Fresno County supervisors dismissed an appeal of a proposed gravel mine east of Sanger when the man who appealed the issue didn’t show up after sending an email saying he was dropping his appeal.
Because the man who appealed the project in March, Nicholas Kozina of Sacramento, dropped his appeal, the board was unable to hold a hearing on the 619-acre Riverbend Sand & Gravel project.
In their Tuesday morning session, the supervisors chose not to take testimony because the appeal technically didn’t exist.
Fresno County Counsel Dan Cederborg said the county had no provisions to allow other appeals to be filed if an appeal was pulled immediately before a hearing date.
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The Fresno County Planning Commission approved the project by a 5-1 vote in February, but it was appealed to the Board of Supervisors. Because the appeal was pulled, the commission decision stands.
Supervisor Brian Pacheco said Kozina waited until the final day to file the appeal of February’s approval by the commission. He said others also had opportunities to appeal the project but declined.
He and Supervisor Buddy Mendes, who represents the district where the project is located, east of Sanger, also were supportive of the project.
“I don’t believe it’s fair to hold up the applicant,” Pacheco said.
Lawyer Lauren Layne, who was in the meeting with her clients Steve and Diane Findley, said they chose not to address supervisors because no decision could be made once the appeal was pulled. The Findleys have property near the proposed mine.
“Our comments were not going to have any influence on anything,” she said.
Layne said the Findleys also appealed, but pulled their appeal shortly after they filed.
“It was a surprise to us that anyone appealed,” she said.
Layne said the Findleys are worried about continued noise monitoring if noise exceeds levels in the county’s ordinance. Layne said Riverbend Sand & Gravel officials did improve noise buffering. She said dust and traffic also are concerns.
The mining project on Running Luck Ranch is near Riverbend and Goodfellow avenues. It includes 351 acres of farmland reclamation to replace an equal portion of land that will be taken out of agricultural production, said John Buada, who represents Riverbend Sand & Gravel.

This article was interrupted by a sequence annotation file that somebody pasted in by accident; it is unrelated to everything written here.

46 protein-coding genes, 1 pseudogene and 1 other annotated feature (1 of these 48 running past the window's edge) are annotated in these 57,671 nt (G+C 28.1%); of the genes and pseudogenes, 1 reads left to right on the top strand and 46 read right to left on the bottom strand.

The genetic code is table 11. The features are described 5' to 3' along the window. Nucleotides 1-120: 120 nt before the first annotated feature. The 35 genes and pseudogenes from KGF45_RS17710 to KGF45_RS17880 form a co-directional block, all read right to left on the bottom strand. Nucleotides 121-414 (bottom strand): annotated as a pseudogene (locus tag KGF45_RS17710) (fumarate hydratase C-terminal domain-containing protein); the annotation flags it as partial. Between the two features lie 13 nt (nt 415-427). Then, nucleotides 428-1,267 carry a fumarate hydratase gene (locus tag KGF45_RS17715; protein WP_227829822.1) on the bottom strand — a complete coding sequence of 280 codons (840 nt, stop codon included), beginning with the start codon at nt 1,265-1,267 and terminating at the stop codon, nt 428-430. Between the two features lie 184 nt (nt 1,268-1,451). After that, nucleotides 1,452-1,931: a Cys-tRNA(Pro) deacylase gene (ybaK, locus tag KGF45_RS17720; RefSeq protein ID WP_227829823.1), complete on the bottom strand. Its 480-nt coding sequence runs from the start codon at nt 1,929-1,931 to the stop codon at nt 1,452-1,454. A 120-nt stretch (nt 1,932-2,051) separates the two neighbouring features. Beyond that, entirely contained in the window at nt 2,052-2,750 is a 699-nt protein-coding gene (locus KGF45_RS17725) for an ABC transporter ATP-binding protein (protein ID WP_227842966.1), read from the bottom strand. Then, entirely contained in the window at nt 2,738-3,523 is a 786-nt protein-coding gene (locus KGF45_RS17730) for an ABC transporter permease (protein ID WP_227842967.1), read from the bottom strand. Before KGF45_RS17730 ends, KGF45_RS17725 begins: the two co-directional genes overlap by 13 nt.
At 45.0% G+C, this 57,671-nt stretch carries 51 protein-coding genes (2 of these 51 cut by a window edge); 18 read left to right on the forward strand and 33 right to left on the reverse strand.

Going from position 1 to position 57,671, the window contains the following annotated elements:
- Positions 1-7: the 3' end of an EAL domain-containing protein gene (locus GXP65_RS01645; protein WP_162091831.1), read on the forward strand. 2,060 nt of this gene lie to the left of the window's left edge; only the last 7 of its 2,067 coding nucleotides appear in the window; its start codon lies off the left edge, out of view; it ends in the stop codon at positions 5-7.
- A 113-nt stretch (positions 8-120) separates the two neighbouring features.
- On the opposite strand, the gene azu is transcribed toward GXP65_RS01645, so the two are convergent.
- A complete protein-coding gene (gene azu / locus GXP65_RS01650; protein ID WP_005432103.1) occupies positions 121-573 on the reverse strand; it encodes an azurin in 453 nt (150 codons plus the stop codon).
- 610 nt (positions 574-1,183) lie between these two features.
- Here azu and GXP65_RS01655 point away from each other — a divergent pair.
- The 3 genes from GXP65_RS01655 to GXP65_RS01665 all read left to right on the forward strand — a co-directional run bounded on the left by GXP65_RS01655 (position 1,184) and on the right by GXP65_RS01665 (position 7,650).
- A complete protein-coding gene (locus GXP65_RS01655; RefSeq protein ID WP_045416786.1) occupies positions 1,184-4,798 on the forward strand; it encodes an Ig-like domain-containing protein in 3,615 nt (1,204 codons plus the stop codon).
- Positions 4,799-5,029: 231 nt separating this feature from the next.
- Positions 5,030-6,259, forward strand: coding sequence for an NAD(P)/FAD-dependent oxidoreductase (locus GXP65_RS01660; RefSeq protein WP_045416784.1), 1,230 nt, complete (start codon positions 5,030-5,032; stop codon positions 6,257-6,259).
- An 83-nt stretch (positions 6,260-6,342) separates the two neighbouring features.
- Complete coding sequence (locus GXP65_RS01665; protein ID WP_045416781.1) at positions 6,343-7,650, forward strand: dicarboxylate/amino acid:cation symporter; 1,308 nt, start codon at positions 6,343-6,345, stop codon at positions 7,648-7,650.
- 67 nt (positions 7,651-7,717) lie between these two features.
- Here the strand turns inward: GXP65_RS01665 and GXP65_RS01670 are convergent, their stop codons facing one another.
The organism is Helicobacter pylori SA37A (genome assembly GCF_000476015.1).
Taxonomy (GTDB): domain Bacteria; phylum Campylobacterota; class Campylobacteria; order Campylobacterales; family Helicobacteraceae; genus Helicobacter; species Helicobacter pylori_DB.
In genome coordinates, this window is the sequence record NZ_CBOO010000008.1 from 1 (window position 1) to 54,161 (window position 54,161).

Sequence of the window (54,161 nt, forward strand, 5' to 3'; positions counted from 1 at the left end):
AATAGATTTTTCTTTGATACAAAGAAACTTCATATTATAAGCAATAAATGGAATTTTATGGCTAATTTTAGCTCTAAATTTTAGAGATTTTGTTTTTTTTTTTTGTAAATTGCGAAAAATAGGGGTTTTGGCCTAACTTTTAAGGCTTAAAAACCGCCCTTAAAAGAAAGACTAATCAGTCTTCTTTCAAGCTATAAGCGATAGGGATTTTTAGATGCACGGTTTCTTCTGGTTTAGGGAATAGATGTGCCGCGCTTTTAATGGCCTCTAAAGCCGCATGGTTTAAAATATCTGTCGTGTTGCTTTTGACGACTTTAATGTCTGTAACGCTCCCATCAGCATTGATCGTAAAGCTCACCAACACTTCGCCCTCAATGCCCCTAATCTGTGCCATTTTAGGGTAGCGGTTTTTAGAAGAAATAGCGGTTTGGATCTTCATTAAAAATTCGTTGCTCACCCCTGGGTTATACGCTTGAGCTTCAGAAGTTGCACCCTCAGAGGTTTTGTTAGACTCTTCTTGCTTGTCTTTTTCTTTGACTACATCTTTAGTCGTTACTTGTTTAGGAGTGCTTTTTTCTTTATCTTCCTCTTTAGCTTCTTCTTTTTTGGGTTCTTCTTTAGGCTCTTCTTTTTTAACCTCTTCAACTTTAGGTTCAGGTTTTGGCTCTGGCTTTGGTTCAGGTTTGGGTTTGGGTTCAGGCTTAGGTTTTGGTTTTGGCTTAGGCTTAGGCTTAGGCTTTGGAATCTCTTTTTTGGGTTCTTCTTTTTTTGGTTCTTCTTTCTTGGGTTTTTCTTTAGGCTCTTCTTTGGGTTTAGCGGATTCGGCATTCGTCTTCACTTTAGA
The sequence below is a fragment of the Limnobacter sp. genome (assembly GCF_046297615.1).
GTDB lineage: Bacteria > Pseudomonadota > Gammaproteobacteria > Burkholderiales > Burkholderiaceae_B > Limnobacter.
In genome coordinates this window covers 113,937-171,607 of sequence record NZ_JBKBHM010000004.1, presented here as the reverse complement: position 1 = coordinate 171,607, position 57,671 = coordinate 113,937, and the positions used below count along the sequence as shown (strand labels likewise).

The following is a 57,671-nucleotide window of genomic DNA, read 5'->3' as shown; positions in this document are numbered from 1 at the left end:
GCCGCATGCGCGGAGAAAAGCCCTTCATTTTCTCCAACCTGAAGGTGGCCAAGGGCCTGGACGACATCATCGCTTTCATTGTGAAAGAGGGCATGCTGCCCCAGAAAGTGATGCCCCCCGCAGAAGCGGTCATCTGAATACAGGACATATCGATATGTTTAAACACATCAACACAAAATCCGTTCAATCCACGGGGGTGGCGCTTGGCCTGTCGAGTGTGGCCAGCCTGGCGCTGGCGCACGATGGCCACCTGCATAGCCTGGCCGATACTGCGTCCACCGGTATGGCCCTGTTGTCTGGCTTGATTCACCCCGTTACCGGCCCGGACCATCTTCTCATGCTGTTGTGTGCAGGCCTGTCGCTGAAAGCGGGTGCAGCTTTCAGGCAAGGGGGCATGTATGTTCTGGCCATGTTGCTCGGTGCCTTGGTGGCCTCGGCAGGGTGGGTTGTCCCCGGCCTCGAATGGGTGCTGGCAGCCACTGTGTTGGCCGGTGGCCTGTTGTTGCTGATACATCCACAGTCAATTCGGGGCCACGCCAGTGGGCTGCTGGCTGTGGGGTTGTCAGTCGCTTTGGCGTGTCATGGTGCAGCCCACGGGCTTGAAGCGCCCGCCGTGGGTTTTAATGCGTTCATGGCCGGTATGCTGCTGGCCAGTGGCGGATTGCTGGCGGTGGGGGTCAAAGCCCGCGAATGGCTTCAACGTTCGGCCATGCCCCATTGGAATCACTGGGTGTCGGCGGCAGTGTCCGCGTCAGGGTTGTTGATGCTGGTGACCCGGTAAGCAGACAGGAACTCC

Buada said he has never seen an appeal pulled at the last minute on a mining project. He learned about it shortly after the meeting began Tuesday.
“I’ve never come across that in my 40 years of doing this,” he said.
The project is proposed in phases over a 75-year period. The other 268 acres will revert to agriculture as phases are completed.
Herb Lang, the property manager for Riverbend Sand & Gravel, said the project has been in the making for almost five years.
He hopes the project will move forward by the end of the year, but additional permits are still needed.
In other action:
▪ Supervisors approved a policy for the county counsel’s office to generate an annual report about existing litigation and cases that require outside counsel.
The proposal by Supervisors Andreas Borgeas and Pacheco calls for the county counsel to provide financial information about judgments, settlements and costs of litigation.
Borgeas said the log will require only cases that have a value of more than $200,000 to the county. The “litigation log” also will allow supervisors to spot trends in litigation or other issues affecting the county in the coming years, Borgeas said.
▪ Supervisors also approved naming the new library branch on Cedar and Shields avenues for Betty Rodriguez, a prominent fundraiser for Friends of the Library and a member of League of Women Voters before her death about 2-1/2 years ago. The new library branch will go into the former site of a Fresh & Easy store.